I believe that nurses are able to do this in the clinical setting and be that support system for their patients, which I greatly admire and aspire to become.
Q: What’s something you learned while at ASU — in the classroom or otherwise — that surprised you or changed your perspective?
A: One thing I learned while at ASU is the importance and value of working as a team with others and utilizing others as resources.
I had a hard time accepting that sometimes in order to succeed you need to ask others for help and that you can’t do everything on your own.
I was lucky enough to have made a great support system of friends and classmates at ASU who all believed in me and were able to provide help when I needed it most. Without them, I don’t know how I would have done anything in college! This has definitely changed my perspective and has made me realize that it’s OK to ask for help.
Q: Why did you choose ASU?
A: I chose ASU not only because of its exceptional nursing and honors programs, but for the sense of community that I instantly felt on my first campus tour back when I was a senior in high school.
I knew that I wanted to go to college outside of California, but I also knew that I could only do that if I knew I would feel welcomed on campus. I never had any doubts of feeling unwelcomed or uncomfortable with fitting in at ASU. My campus tour solidified to me that I would be able to learn and grow here at ASU with the help of so many talented and welcoming people.
Q: Which professor taught you the most important lesson while at ASU? What was that lesson?
A: My thesis director Dr. Julie Sullivan taught me to never doubt myself or my abilities. When I asked her to be my thesis director and we began to work on my research, she saw something in me that inspired her to push me to succeed in my academics and personal life.
She could see that I was extremely motivated and had a lot to offer, but I had the tendency to doubt myself and my strengths. She truly taught me to embrace my strengths and my passion that I have for health care so that I can truly start to believe in myself and use my abilities to make a difference in the world.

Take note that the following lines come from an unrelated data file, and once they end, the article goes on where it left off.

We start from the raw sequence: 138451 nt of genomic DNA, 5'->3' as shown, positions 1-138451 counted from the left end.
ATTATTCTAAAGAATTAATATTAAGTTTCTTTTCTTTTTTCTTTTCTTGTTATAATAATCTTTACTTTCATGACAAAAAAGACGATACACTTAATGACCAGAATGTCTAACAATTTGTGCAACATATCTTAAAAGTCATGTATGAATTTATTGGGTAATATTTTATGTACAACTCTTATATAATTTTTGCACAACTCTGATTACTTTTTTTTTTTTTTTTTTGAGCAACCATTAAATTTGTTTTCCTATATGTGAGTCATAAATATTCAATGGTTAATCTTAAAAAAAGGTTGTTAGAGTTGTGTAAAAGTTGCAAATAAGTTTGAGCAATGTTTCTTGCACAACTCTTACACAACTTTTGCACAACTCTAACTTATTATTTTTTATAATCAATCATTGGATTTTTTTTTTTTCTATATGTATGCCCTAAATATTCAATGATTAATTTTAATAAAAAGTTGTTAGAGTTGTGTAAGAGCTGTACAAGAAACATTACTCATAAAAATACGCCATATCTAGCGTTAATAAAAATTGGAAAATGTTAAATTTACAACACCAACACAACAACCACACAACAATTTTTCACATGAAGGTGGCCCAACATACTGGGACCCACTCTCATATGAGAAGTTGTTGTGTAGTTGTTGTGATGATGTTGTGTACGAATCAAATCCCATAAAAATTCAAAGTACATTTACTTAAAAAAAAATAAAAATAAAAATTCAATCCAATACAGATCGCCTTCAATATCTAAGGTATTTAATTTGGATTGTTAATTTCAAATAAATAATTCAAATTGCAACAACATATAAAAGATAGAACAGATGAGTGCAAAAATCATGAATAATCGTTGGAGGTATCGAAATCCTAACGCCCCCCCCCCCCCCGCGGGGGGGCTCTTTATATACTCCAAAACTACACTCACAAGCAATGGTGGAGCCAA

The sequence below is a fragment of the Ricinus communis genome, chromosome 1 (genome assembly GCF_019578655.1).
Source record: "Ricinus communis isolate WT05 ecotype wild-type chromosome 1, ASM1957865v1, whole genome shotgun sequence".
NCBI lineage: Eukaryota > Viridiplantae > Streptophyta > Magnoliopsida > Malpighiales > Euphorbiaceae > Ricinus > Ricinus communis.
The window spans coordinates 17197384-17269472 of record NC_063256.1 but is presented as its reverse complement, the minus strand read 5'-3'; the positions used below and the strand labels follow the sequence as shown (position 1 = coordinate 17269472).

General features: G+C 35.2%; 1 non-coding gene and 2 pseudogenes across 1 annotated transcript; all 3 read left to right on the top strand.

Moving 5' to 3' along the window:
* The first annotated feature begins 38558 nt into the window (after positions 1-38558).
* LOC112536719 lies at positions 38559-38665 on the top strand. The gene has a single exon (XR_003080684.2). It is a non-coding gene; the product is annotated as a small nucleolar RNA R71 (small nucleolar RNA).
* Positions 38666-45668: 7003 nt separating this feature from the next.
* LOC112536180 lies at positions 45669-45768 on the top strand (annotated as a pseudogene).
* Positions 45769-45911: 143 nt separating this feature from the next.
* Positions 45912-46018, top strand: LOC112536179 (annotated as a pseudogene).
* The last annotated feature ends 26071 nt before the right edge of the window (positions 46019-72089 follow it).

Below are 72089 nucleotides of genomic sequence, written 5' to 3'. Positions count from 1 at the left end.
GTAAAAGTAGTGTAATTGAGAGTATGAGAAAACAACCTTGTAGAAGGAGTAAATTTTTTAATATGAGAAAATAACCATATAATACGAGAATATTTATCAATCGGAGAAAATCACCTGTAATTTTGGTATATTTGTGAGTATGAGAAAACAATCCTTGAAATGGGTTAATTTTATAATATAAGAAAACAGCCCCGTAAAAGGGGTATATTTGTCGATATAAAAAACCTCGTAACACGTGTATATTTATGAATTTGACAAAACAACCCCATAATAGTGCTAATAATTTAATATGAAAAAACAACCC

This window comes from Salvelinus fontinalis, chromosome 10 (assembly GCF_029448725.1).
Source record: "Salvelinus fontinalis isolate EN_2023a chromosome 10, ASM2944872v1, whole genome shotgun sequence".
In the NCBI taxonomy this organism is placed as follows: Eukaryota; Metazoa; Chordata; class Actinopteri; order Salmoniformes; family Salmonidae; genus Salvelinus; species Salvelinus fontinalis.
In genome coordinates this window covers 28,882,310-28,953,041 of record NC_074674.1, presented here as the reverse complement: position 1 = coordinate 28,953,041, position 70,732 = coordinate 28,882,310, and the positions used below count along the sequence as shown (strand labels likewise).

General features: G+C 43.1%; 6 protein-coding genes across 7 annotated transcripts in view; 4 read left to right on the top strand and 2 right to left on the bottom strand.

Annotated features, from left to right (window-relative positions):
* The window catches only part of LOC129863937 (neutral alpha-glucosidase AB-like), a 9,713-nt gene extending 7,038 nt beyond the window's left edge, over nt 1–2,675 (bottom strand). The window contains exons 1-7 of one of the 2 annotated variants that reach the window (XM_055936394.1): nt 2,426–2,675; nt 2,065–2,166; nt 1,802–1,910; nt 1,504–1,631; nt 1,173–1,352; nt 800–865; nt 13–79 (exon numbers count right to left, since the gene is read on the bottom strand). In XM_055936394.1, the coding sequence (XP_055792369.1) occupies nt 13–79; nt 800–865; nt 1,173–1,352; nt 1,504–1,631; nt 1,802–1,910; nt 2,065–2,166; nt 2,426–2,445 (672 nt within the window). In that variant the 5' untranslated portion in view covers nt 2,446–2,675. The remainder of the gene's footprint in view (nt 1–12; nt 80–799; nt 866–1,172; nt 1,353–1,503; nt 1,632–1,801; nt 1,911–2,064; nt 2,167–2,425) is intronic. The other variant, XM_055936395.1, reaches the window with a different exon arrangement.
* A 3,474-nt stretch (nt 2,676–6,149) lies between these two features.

Q: What’s the best piece of advice you’d give to those still in school?
A: The best piece of advice I’d give to those still in school is to always push yourself out of your comfort zone.
I have always had a hard time with change, but coming to ASU has taught me that change can actually bring you a lot of growth. Now I can confidently say that being pushed out of my comfort zone has brought me so much happiness and success that I don’t know I would’ve gotten from just staying comfortable.
Always take advantage of new opportunities brought to you and seek out ways that you can make yourself grow while in school, whether that be academically, physically or mentally.
Q: What was your favorite spot on campus, whether for studying, meeting friends or just thinking about life?
A: My favorite spot on campus to study and hang out with my friends were the library study rooms.
I loved the environment because it was my own personal study room with big whiteboards that I found super helpful to use to study. Since it was so private, I enjoyed inviting friends to come study with me and we would often play music and get a lot of work done there.
Q: What are your plans after graduation?
A: After graduation I hope to start in a new graduate nurse residency program in the ICU and to start my career as a bedside nurse. I completed my practice clinicals this last semester in the ICU and fell in love with the challenges it presented to me.
I would love to continue to work in the critical care field as a registered nurse. I am also inspired to eventually consider graduate school or a nurse practitioner program to further my education and practice.
Most of all, I would also love to come back to ASU and teach in the Edson College of Nursing and Health Innovation. I had the privilege of learning from excellent professors in my undergraduate program, and I would love to give back and teach future nursing students as well!
Q: If someone gave you $40 million to solve one problem on our planet, what would you tackle?
A: If I were given $40 million to solve a problem on our planet, I would tackle access to health care for all.
My thesis really demonstrated to me how unfair our health care system is and how it can marginalize certain populations. I would love to be able to use this money to ensure that everyone has access to quality health care for both physical and mental health problems. Not everyone has the privilege of living free of illness, but it is so important that everyone has the resources available to them to help ease this challenge.